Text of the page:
Beyond California, the concept of cult wine has also migrated to places like Walla Walla, Washington, home of Chris Figgins’ Leonetti Cellar.

Like many of Napa’s cult bottlings, Leonetti Cellar’s flagship bottling is also based on Cabernet Sauvignon. Leonetti became Walla Walla Valley’s first commercially bonded winery in 1977, and it wasted no time making an impression.

The 1978 Cabernet vintage was a “big deal and launching point [for the winery],” says Figgins. “In the early ‘90s, high Parker scores and a Wine Spectator cover changed the nature of our business [to the point] where we weren’t growing enough to meet demand.”

The New Guard

In recent years, the idea of a cult wine has evolved in the hands of some of America’s young, maverick winemakers. Though the new guard’s wines can cost hundreds of dollars, they are a far cry from the astronomical sums that plague the majority of predecessors like Screaming Eagle and Sine Qua Non. Some have open waitlists, too, so procuring wine is not out of the question.

“It feels wrong for me to make a wine that’s expensive,” says Michael Cruse, founder of California’s Ultramarine sparkling wines. Ultramarine is only about $80 on release, but the waitlist to get an allocation is about two years.

“It was never [my] intention or thought to produce something that was hard to get,” says Cruse. “The idea was to make something unique and special, and it’s more of a fluke than anything else that it became so high in demand. For my part, I would like all my wines to be available because I want folks to taste them.”

He credits Champagne luminaries like Fred Savart, and producers like Vilmart et Cie, Chartogne-Taillet and Marie Noëlle Ledru as inspirations.

But there’s a reason there isn’t much to go around.

“It’s so limited because we never wanted to make more until we knew we could sell it,” says Cruse. “We have a waitlist because we have to have one.”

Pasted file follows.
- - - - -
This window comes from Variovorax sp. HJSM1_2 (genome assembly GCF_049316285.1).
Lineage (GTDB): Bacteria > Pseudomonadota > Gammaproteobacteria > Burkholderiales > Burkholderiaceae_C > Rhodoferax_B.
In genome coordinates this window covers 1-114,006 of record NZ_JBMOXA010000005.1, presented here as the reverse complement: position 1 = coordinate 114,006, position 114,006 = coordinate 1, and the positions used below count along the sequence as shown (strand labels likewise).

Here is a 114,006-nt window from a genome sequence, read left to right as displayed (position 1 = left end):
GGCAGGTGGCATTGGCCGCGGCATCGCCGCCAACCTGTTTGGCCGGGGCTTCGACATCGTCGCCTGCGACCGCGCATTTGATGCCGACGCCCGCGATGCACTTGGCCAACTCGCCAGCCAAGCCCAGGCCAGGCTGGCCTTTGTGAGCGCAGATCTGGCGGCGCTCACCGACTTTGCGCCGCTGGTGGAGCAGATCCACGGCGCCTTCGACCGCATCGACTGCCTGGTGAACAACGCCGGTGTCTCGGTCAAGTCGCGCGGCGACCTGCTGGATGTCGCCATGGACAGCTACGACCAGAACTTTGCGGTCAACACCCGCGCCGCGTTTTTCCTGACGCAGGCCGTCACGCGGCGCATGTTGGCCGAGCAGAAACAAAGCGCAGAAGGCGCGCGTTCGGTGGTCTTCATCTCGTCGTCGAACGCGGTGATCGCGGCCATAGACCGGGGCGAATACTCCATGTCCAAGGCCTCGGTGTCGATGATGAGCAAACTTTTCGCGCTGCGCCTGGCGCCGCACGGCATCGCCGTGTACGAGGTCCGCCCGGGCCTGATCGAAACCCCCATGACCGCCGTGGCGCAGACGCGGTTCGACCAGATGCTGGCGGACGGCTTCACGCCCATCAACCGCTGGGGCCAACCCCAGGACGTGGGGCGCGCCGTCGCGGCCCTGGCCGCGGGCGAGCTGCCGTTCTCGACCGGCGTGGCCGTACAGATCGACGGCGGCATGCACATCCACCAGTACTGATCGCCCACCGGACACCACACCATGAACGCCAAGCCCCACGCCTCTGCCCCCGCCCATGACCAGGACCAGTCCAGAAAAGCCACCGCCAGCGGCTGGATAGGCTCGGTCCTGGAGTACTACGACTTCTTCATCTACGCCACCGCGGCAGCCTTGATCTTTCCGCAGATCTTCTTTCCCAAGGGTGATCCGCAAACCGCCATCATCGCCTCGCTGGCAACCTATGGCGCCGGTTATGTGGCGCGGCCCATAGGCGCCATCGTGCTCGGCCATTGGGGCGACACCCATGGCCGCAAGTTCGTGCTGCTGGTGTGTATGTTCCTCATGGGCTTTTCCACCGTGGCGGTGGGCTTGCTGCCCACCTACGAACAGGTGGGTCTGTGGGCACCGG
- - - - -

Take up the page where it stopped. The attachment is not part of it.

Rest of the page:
Like many of the wines on this list, Ultramarine can be procured on the secondary market from places like Verve Wine for around $200.

“The secondary market is surprising to me, but I feel like if I can take care of my customers… then I don’t really need to pay attention to the secondary market,” says Cruse.

Down in Santa Barbara County, a winery with built-in pedigree continues to thrive. Under the same ownership as Screaming Eagle, Jonata Winemaker Matt Dees creates acclaimed wine from Bordeaux and Rhône varieties. Dees and team employ biodynamic farming practices in the vineyard, where great wine starts, and use unusual blends to showcase the merits of each grape of the blend. Jonata only seems to be known by a select few of in-the-know people, and its wines command prices in the hundreds of dollars.

“It feels wrong for me to make a wine that’s expensive.” —Michael Cruse, founder, Ultramarine

In Napa, Promontory, the most recent of Bill Harlan’s projects, commands around $800 per bottle, but it is the only one of his wineries that offers tasting experiences by appointment, while Harlan and BOND are closed to the public. Founded in 2008, Promontory is helmed by Bill’s son Will, and ushers in a slightly younger demographic than Harlan’s original labels.

Brothers Carlo and Dante Mondavi decided to join their famous family’s wine business but put their own spin on the cult category with their label, Raen. They source from three reputable vineyards in Sonoma County that sit at elevations ranging from 650 feet to nearly 1,300 feet above sea level.

Though the mailing list for Raen is open right now, the consistently high scores, high quality and familial pedigree will propel Raen into the ranks of the top cult wines in the future.

While the culture of cult wines has changed in tandem with U.S. and global tastes, the clamor for them, either from a multi-year waitlist or secondary market, show no signs of slowing down.

Source: From Screaming Eagle to Sine Qua Non, The History of Cult Wines in the U.S. | Wine Enthusiast